In honor of Scarecrow Video's annual Psychotronic Challenge, which happens every October, we're choosing unstreamable films that check off boxes on the challenge's watch list this month. Here's that watch list.
Alsoooo, this week's column is extra special because tomorrow is Video Store Day. Let's get to it!
United States, 1974, 86 min, Dir. James H. Kay
Tomorrow, October 16, is Video Store Day, and Scarecrow Video will celebrate from 12 to 6 PM with online and in-store deals, including 50% off all used items in-store. There's also a day-long live stream on Scarecrow's YouTube, featuring short films, a video collage from Collide-O-Scope, a discussion of horror movies with Ken Jennings, and a pop-up visit from us at Unstreamable.
As for Scarecrow's monthlong Psychotronic Challenge, which we overviewed in our last column, this Saturday's challenge is "Video Store Day: Watch something physically rented or bought from an actual video store." This one's easy for people with access to Scarecrow; for the challenge, I tried to pick something with a physical case that stood out. So: The Gardener, which, look at that case! So shiny! I crossed my fingers that the film's aesthetic would match the case's, and I'm happy to say it's appropriately groovy.
The Gardener, also known as Garden of Death and Seeds of Evil, features Andy Warhol's favorite hunk Joe Dallesandro as a Satanic gardener who lures lily-white housewives with his own massive lilies. His gardening is vivid and otherworldly, even though the filmmaking is stiff, but the costumes are top-tier vintage. Overall, it's the sort of trashy, ridiculous crap you can only find at a video store. CHASE BURNS
United States, 1980, 92 min, Dir. Jeffrey Bloom
Blood Beach dares to ask the question: What if the sea—with its strong tides and violent creatures—wasn't the scariest part of the beach? What if the sand posed the most danger to all the young hotties on the shore?
This twisted Jaws rip-off knows it's a twisted Jaws rip-off. It's even apparent from the tagline, which obliquely references the iconic killer shark movie. Created five years after Jaws came out, the premise feeds off the fear stoked by the blockbuster. Loosely, beachgoers in Santa Monica keep getting gobbled up by the sand. Not in a terrific, visually punchy way, but rather in a slow, quicksand-like fashion with a belching sinkhole. This is all a major headache for two detectives (one of whom is played by Burt Young), who have to simultaneously juggle the bad publicity with finding the missing people.
Blood Beach is an absurd summer horror film, which you can also use to check "Video Store Day: Watch something physically rented or bought from an actual video store" off your psychotronic list. Get out there and support your local video store! JAS KEIMIG
United States, 1987, 90 min, Dir. Roberta Findlay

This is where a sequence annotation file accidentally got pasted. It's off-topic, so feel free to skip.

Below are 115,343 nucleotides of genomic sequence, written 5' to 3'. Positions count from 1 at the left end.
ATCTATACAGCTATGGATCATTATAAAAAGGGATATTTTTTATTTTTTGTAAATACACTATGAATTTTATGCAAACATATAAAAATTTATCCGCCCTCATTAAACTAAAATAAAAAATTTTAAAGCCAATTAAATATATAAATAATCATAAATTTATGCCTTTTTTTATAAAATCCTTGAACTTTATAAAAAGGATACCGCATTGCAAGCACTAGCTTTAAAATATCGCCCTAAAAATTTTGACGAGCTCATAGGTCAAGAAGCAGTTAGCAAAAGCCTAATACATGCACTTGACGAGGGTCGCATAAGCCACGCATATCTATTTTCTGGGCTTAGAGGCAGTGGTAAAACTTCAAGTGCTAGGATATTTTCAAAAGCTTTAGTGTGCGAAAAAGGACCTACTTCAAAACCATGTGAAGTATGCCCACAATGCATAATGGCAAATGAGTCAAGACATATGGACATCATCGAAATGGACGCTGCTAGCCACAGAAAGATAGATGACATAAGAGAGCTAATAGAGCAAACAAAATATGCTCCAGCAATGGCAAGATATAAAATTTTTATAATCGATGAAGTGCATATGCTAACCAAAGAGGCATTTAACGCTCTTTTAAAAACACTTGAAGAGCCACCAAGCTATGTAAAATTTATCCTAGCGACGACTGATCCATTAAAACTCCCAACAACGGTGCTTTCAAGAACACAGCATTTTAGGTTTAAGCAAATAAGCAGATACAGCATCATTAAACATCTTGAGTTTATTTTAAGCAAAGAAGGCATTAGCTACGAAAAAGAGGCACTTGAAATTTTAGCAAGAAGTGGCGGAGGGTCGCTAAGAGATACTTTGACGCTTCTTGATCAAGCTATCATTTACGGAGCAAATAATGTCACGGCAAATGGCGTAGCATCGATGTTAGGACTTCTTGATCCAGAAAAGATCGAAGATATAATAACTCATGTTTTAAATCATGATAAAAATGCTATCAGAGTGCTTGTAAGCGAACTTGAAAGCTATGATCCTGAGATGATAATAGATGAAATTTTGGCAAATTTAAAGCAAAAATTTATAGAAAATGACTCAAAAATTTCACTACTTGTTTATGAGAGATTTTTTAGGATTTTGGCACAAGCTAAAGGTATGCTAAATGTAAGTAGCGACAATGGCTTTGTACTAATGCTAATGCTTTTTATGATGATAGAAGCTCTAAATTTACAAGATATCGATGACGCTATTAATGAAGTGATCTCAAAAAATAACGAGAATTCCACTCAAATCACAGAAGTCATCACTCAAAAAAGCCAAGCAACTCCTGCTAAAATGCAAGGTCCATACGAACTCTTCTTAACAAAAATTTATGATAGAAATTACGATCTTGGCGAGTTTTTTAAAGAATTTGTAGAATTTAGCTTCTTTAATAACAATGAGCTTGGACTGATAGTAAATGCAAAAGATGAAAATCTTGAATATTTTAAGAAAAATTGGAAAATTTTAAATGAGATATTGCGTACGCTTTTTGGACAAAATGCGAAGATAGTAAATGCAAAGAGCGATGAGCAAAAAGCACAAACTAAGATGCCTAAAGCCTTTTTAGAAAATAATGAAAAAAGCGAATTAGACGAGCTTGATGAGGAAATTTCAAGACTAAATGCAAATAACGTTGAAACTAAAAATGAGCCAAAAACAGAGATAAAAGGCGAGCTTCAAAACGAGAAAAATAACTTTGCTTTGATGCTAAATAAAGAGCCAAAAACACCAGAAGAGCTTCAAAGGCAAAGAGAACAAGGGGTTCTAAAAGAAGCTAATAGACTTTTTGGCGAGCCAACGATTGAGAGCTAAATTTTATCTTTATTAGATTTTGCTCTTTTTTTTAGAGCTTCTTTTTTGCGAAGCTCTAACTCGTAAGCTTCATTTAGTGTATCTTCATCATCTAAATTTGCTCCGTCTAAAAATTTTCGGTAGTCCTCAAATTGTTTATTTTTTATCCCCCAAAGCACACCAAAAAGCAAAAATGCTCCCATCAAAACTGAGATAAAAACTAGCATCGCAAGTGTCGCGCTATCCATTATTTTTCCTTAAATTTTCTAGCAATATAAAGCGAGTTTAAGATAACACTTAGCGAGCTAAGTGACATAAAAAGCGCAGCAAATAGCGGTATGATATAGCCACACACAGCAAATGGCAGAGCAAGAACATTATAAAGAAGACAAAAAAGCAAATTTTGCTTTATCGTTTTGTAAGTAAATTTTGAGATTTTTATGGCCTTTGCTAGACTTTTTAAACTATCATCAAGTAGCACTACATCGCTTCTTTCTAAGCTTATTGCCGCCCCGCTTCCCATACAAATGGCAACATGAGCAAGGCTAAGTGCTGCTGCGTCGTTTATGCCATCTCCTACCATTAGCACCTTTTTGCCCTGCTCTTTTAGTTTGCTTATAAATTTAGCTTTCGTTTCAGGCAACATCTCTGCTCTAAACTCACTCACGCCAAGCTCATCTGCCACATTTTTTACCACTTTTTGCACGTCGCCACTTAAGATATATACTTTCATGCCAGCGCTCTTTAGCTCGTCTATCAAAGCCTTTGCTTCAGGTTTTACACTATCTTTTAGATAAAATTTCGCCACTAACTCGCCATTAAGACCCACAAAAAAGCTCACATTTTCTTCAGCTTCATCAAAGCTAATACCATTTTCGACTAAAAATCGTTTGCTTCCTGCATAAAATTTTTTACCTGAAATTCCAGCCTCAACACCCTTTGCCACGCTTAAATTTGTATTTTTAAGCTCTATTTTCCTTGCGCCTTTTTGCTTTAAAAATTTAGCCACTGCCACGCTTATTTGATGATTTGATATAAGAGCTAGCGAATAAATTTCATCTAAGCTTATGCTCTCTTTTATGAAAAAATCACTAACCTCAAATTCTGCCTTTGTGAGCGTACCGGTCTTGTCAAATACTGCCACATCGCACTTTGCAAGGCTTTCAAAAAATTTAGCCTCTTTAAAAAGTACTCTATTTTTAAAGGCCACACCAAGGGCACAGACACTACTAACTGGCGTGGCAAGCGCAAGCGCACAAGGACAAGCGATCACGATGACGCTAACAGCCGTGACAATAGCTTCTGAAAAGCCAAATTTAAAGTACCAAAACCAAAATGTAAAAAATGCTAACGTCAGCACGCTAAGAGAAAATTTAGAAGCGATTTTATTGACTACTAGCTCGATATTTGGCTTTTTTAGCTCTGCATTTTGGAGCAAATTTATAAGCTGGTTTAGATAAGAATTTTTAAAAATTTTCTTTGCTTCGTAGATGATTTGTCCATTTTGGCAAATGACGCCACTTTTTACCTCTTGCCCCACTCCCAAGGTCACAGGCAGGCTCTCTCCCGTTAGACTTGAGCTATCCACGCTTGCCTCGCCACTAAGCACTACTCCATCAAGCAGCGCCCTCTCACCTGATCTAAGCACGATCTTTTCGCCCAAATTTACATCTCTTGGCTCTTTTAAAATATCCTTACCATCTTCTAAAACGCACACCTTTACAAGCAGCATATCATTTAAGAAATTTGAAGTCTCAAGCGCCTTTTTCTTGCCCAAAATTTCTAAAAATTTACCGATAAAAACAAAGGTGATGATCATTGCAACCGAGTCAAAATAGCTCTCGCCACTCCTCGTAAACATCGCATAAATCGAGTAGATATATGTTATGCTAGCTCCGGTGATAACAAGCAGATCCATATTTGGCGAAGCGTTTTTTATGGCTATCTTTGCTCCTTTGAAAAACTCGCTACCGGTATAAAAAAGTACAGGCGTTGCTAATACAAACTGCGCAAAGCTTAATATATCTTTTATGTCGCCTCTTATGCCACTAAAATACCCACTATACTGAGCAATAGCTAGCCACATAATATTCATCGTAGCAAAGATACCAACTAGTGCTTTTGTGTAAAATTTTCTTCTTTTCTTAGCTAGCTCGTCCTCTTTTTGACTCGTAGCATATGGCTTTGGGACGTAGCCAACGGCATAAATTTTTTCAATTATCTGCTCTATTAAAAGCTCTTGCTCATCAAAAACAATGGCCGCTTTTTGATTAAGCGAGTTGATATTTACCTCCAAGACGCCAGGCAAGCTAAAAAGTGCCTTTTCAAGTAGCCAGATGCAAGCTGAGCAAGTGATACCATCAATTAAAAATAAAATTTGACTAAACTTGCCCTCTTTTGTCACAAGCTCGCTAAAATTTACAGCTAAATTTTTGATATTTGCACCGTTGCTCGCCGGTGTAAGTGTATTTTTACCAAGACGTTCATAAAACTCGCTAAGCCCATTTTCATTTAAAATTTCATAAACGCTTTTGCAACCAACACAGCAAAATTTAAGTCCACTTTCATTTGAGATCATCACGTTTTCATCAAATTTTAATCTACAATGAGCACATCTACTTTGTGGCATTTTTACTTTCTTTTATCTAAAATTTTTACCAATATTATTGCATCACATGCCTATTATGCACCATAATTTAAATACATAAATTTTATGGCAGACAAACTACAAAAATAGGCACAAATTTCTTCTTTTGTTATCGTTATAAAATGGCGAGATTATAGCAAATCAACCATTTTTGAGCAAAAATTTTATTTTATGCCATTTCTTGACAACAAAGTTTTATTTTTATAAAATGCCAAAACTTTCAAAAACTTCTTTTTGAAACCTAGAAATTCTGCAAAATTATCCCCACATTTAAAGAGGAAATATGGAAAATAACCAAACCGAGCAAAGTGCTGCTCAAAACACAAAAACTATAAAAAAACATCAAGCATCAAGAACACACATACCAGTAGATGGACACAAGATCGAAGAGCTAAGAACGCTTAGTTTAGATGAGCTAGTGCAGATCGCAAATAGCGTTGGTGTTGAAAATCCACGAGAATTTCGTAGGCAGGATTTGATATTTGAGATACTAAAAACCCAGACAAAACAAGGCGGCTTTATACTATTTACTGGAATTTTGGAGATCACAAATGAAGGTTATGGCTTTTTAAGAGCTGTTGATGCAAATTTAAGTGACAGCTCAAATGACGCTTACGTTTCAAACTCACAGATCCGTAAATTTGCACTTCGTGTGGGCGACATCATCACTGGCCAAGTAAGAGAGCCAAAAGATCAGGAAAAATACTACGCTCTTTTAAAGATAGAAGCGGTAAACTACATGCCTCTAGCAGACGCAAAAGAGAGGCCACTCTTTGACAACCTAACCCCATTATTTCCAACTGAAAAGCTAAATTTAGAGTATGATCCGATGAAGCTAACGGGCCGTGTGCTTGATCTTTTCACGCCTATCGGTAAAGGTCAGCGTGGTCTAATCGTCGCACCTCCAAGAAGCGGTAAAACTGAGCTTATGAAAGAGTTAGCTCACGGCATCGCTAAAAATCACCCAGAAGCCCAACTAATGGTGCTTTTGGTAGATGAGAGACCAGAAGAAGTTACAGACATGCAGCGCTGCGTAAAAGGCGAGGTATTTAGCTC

Director Roberta Findlay created a solid roster of exploitation films between the 1960s and 1980s, generating original fodder for America's grindhouses of the era. Unfortunately, she stopped making films by the '90s (and seems to avoid her fans). One of her final movies is the freaky Lurkers, which follows a woman who's been haunted by ghost-like "lurkers" ever since she was a little girl. She's been able to mostly ignore these lurkers as an adult, but everything gets discombobulated when she ends up back at her childhood apartment for a party. (This movie works for the Psychotronic Challenge's "Martini Shot: Blow off some steam with a hardy party scene" challenge.)
Notably, synthesizer pioneer Walter Sear has a significant relationship with the film, working as its producer, editor, production manager, and, most importantly, composer. Sear built one of the earliest Moog synthesizers with Robert Moog, which devotees will immediately recognize for its beastly and robotic sounds. (For a fun initiation to the instrument, watch Leonard Bernstein introduce it in this Young People's Concert episode from 1969.) Sear's score for Lurkers is spooky and spectral, something tinny and mad to throw on at a weird party. CHASE BURNS
Canada, 1986, 96 min, Dir. William Fruet
Be forewarned: there is no blue monkey in Blue Monkey, a Canuxploitation movie that gets off to the races from the moment you press "play." An old handyman somehow injures his finger on a rare Micronesian plant, causing him almost immediately to collapse and get sick. Once he gets to the hospital he coughs up an insect larva that puzzles doctors, who worry his disease might spread to the other patients. One thing leads to another—nurses get distracted by sex, children sprinkle growth hormone on the larva, chests explode, soldiers force the hospital into quarantine—and before we know it, a giant murderous insect sets up shop beneath the building to lay its eggs and cause havoc.
It's a delicious and goopy horror movie not for the entomophobic, with a monster reveal that was somewhat hard to see on VHS tape. But who cares, I almost let out a "yeeeeehawww" when the giant creature ripped off a poor patient's head in the movie's final act. Fire up your VCR, pop this bad boy in, and remove "Heads Off at the Pass: Something with a decapitation in it" from your psychotronic list. JAS KEIMIG
*Unstreamable means we couldn't find it on Netflix, Hulu, Disney+, or any of the other 300+ streaming services available in the United States. We also couldn't find it available for rent or purchase through platforms like Prime Video or iTunes. Yes, we know you can find many things online illegally, but we don't consider user-generated videos, like unauthorized YouTube uploads, to be streamable.